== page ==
LR Women Making History – Charlie May Simon

Charlie May Simon is known today for being the eponym of a children’s literature award. But during her lifetime she was a prolific author for children and for adults.

Born in South Arkansas, she was raised in Memphis and then resided in Chicago and Paris. With her then-husband (who would serve as illustrator for her books even after they divorced) she moved to Perry County in the 1930s. She returned to writing, with Robin on the Mountain being published in 1934.  In 1936, she married longtime friend and Arkansas poet John Gould Fletcher. The couple resided in Little Rock.

Following his 1950 death, Simon continued to live in Little Rock, though she traveled all over the world. Her books for children and adults covered a variety of topics and themes.

In 1971, the Arkansas Department of Education named its annual Children’s Literature Award the Charlie May Simon Award.

After her death in 1977, she was buried next to her husband in Mount Holly Cemetery.

Women’s History Month – Charlie May Simon

Charlie May Simon is known today for being the eponym of a children’s literature award. But during her lifetime she was a prolific author for children and for adults.

Born in South Arkansas, she was raised in Memphis and then resided in Chicago and Paris. With her then-husband (who would serve as illustrator for her books even after they divorced) she moved to Perry County in the 1930s. She returned to writing, with Robin on the Mountain being published in 1934.  In 1936, she married longtime friend and Arkansas poet John Gould Fletcher. The couple resided in Little Rock.

Following his 1950 death, Simon continued to live in Little Rock, though she traveled all over the world. Her books for children and adults covered a variety of topics and themes.

In 1971, the Arkansas Department of Education named its annual Children’s Literature Award the Charlie May Simon Award.

After her death in 1977, she was buried next to her husband in Mount Holly Cemetery.

Youth Artists on display at Butler Center Galleries

cals youth_art_2015School will be starting back soon in Arkansas.  Through the end of this month, there is a chance to see artwork produced by students prior to this school year.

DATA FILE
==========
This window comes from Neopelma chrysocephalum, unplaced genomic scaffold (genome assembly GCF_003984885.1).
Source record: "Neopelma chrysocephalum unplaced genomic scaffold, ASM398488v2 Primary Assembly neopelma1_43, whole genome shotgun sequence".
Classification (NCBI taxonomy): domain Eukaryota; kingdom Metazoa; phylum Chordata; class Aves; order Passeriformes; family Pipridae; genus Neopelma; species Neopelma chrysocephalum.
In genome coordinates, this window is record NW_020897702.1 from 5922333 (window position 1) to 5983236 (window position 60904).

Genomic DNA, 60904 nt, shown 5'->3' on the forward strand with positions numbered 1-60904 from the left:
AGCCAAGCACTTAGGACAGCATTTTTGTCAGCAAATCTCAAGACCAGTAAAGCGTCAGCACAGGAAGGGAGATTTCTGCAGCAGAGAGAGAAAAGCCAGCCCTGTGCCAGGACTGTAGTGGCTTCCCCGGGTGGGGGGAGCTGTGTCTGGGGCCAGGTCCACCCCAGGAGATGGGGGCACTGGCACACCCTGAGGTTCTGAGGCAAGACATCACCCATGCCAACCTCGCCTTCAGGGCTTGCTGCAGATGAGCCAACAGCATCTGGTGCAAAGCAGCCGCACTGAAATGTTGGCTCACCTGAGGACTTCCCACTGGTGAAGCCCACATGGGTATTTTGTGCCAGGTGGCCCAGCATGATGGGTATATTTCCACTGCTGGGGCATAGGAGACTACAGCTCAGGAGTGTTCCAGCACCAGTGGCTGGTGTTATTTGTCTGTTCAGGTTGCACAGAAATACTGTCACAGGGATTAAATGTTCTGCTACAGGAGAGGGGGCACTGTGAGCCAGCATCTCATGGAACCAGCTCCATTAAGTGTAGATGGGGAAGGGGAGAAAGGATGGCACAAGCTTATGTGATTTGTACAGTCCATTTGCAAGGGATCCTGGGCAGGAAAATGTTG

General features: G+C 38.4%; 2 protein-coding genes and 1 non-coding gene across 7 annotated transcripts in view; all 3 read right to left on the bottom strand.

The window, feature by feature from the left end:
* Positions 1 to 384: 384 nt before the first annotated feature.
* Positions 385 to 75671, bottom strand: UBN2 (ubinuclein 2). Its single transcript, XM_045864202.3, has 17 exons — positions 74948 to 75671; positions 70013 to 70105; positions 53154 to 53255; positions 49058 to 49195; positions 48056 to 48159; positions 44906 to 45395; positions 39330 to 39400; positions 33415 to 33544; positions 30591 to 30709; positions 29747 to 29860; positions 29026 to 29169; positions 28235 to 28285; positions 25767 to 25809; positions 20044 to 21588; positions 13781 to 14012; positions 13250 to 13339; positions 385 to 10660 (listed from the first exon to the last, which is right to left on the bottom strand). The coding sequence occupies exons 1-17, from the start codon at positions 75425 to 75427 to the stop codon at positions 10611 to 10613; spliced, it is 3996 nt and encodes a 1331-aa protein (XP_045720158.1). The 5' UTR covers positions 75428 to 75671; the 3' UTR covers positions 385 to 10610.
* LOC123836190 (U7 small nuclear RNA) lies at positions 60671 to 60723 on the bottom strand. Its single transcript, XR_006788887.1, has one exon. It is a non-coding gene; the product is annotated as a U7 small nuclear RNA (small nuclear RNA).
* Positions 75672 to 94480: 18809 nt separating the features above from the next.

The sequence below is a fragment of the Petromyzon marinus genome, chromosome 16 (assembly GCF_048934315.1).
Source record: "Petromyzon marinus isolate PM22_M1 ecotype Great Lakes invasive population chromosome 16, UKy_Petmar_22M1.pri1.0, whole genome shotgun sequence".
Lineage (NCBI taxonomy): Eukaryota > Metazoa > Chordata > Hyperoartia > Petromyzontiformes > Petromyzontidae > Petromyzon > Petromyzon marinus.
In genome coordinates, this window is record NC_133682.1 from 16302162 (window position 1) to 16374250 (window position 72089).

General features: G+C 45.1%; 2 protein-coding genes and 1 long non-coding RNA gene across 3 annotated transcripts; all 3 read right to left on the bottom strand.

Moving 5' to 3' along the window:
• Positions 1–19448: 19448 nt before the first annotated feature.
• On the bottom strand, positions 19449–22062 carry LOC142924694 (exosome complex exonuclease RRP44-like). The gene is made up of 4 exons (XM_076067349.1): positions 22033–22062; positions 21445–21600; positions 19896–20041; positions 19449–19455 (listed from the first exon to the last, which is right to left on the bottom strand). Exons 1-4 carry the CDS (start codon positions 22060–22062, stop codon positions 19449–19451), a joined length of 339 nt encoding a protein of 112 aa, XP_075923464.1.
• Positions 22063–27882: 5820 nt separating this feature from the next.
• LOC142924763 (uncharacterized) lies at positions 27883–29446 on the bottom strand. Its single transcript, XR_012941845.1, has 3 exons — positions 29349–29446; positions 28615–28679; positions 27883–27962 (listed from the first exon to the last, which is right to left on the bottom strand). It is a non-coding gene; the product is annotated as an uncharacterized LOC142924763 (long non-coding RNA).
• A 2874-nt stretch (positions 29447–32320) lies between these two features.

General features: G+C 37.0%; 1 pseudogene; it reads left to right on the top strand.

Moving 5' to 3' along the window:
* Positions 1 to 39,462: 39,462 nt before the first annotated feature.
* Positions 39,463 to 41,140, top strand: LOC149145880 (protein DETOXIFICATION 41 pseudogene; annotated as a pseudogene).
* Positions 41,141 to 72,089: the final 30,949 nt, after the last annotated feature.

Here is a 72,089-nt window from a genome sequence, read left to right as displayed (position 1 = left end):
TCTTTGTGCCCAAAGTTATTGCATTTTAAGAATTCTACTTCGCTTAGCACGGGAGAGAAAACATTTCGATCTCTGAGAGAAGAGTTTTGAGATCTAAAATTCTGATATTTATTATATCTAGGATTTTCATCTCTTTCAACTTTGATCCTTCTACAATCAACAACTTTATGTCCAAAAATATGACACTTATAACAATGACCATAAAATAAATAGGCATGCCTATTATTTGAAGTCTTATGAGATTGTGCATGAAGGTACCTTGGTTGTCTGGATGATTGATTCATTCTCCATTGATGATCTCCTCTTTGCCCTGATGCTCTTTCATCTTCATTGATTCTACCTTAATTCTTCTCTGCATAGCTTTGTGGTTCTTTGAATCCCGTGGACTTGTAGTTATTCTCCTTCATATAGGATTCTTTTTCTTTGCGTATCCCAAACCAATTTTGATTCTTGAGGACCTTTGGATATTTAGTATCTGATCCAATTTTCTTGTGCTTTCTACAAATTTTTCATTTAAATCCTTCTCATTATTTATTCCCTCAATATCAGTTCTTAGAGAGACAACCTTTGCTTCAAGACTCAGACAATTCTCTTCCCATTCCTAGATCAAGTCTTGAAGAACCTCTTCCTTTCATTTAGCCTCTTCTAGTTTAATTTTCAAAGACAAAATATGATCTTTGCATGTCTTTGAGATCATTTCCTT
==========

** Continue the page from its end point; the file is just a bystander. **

The Butler Center Galleries are showcasing the State Youth Art Show 2015: An Exhibition by the Arkansas Art Educators.  The exhibit is on display through August 29 in the Butler Center Underground Gallery.

This show features dynamic works of art by talented students across Arkansas, from kindergarten through twelfth grade. The works featured are the Best of Show winners from seven regions of the state. The Arkansas Art Educators is a group of art teachers from around the state who work with the Arkansas Department of Education to provide high quality in-service training and to promote student art.

June 18 Architeaser: Arkansas Education Building

fleurdelis

Today’s Architeaser is one of a series of decorative panels above the doors of the old Department of Education Building to the west of the Arkansas State Capitol.  Across the front facade of this rather utiltarian WPA era structure,  there are several of these panels each containng 8 fleur de lis.

While one could suppose that they are a tribute to the French heritage of both Arkansas and Little Rock, there do not appear to be records to confirm this.

The building still contains offices of the Arkansas Department of Education. But today, the offices have also expanded to a nearby building. These two adjoining buildings are now linked and the entire complex is known as the Arch Ford Education Building.